In the last installment (August 12, U.S. 1), at first wary of the concept of leaving my husband behind as I embarked on a vacation, I happily discovered that, in fact, it is the perfect way for a bedraggled working mother to take a vacation. The destination: an 1830 farmhouse on the coast of Maine nestled into 40 acres of woods with its own boathouse and access to a secluded cove. For cheap labor and comic relief, I took along my 14-year-old son, Mackenzie, and his friend, Lexi, still young enough to be manipulated into doing what I want to do, as in “put on your shoes and go pick three dozen mussels out of the cove for dinner before the tide comes up; I want to lie here on the chaise and contemplate my navel.”
I found I liked the idea that in and around Harpswell, Maine, cell phones don’t work very well and there is no television; both kids and I were forced to disconnect from the real world as we knew it and tune in to the natural world.
The trip was such a success that when my friends who own the house invited me back for Labor Day weekend with them, I said yes, even after I discovered that again, my husband couldn’t join me, due to work commitments, and that Mackenzie would already have started school. In fact, I had improved upon my former venture, expertly leaving both husband and child behind to return to my idea of heaven: a small New England town where no one is fat, thanks to a life lived primarily outdoors hauling logs for the woodstove or lobster traps out of the water; where no one wears icky poly-blend pants from the clearance rack at Ross, only sensible cotton and wool clothing from LL Bean (whose 24-hour store is just 30 minutes away); where there are no McMansions with Stepford Wives landscaping, only white clapboard houses with windowpanes that are wavy from the sand that made the glass settling over two centuries of opening and shutting; where the mailboxes bear good Hawthorne and Melville-like surnames like Coffin; and where fast food means picking your own lobster out of a trap in the water at the dock at Watson’s General Store for less than $5 a pound.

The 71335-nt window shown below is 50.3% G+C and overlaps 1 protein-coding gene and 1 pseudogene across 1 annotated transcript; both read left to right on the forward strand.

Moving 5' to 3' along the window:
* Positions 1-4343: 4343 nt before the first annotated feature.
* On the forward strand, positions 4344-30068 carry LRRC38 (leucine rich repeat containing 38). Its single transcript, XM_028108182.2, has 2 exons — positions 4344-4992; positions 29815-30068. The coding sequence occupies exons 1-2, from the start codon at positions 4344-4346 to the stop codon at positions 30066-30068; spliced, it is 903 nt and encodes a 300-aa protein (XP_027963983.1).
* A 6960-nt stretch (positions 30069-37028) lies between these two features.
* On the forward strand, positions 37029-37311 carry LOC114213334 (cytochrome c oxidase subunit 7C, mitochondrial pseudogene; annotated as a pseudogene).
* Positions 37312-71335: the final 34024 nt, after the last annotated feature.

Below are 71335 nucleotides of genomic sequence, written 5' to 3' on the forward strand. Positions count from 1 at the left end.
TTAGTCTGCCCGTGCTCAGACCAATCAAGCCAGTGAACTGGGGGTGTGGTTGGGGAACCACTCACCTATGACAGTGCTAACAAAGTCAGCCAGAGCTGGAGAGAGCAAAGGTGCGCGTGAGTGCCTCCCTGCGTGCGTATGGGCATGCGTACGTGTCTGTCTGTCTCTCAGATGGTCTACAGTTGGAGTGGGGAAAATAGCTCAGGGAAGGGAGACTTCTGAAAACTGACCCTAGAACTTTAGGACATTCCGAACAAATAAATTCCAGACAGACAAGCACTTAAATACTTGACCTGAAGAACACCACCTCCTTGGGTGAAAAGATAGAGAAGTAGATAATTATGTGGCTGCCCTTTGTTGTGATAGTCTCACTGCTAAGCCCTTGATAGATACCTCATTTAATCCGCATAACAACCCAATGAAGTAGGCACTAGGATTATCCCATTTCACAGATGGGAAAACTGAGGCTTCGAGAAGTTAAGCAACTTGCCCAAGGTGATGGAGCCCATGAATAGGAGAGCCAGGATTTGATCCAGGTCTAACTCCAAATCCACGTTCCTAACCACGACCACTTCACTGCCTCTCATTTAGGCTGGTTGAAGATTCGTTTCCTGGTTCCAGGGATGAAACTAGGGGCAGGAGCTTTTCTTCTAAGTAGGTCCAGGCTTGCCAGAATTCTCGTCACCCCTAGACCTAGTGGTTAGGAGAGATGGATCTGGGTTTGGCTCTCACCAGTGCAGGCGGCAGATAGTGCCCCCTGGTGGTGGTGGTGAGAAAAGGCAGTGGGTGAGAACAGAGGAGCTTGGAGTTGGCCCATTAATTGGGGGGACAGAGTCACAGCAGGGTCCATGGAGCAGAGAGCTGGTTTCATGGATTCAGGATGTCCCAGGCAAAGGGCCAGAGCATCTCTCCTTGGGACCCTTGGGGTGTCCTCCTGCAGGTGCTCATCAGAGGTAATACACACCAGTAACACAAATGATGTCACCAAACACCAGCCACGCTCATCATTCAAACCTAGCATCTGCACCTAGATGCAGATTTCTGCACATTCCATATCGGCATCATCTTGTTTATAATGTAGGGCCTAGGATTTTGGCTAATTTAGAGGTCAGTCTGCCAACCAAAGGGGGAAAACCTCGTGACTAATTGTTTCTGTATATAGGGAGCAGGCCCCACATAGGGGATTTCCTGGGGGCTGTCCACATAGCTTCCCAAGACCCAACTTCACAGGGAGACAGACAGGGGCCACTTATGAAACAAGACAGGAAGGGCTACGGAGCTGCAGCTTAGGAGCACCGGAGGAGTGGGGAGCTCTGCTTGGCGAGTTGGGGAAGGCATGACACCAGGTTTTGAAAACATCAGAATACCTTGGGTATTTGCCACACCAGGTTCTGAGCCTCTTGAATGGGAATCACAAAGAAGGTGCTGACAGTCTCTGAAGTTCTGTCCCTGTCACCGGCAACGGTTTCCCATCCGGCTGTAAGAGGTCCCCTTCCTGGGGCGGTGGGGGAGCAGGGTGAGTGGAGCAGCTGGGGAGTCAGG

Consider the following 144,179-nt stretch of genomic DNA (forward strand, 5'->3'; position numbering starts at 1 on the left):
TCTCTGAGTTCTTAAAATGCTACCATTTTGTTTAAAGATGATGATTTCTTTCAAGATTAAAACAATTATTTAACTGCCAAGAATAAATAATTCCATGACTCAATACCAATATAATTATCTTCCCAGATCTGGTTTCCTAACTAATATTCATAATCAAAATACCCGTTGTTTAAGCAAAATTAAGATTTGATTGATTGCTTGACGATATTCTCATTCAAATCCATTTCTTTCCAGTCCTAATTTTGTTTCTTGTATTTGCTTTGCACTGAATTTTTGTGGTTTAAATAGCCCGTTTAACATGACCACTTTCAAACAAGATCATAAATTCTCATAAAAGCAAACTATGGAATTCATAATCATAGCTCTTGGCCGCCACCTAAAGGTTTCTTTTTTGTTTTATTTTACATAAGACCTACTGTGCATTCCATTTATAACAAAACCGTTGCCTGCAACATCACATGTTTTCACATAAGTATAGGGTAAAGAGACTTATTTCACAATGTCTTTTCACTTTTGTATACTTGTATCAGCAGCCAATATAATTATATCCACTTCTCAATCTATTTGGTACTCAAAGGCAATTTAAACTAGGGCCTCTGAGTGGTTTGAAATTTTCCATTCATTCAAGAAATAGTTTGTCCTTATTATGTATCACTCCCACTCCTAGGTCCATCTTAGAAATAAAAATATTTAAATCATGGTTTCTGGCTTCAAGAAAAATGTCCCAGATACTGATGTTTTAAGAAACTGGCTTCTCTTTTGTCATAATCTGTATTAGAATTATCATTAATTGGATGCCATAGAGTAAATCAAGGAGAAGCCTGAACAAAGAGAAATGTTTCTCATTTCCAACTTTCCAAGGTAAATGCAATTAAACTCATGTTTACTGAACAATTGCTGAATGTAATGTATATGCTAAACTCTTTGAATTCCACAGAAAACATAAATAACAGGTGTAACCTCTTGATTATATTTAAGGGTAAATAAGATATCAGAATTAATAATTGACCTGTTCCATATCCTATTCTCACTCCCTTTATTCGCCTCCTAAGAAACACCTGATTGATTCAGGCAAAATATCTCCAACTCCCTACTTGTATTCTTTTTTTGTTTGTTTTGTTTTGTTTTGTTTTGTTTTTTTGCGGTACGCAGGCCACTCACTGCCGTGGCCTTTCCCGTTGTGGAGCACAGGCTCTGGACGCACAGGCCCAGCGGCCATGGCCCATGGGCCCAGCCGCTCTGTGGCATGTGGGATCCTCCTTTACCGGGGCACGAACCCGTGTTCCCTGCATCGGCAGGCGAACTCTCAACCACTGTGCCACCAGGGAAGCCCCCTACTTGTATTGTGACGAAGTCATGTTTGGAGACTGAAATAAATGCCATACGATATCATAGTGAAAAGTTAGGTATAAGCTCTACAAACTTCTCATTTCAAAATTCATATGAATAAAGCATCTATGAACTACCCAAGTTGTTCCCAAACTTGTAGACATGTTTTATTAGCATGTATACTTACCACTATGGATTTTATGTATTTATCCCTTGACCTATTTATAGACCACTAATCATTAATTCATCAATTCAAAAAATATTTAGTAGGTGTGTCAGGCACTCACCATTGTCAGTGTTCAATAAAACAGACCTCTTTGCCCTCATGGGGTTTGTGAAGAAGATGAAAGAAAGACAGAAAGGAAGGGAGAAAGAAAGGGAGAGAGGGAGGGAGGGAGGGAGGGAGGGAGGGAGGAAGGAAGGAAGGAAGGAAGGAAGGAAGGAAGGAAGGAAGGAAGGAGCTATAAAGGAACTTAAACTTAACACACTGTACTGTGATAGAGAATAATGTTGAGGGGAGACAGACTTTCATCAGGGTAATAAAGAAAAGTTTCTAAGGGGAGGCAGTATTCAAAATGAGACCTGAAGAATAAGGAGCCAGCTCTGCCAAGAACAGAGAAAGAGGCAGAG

The icing on the cake: my friends were coming home a day before me and I would have the house entirely to myself for 24 hours.
The last time I was totally alone for 24 hours was in the womb, I think. Though I also consider myself totally alone when food shopping, as I have come to find out a lot of working mothers do. There is something strangely intoxicating about wandering the aisles of Wegman’s at 11 p.m. (where I’ve been known to go in sweats pulled over my jammies because I’ve run out of contact lens solution just as I’m getting ready for bed). So many interesting kinds of sea salt to choose from, who knew? No one can bother me; no one can ask me for $40 bucks for the school dance (are they serving Beluga caviar?) or tell me that the cat threw up on the carpet again.
On the drive up I knew I’d crossed the Maine border when the tollbooth had a big red lobster tacked onto it and the car in front of me had a bumper sticker that read, “I don’t brake for Yankee fans.” Tom Watson down at Watson’s General Store had on his Red Sox tee shirt when my friends and I went to get our lobsters. We noticed a whole lot of barrels full of little fish in the shed next to the dock. Tom explained those were barrels of herring and redfish from Canada and pogies from New Jersey and Virginia that the lobstermen use as bait. That bait costs about twice as much as a barrel of crude oil, Tom said, about $120 a barrel, and the lobstermen use one to three barrels a day. “What with the price of gas for the boat, you can’t be a lobsterman and leave this dock for less than about $600 a day.”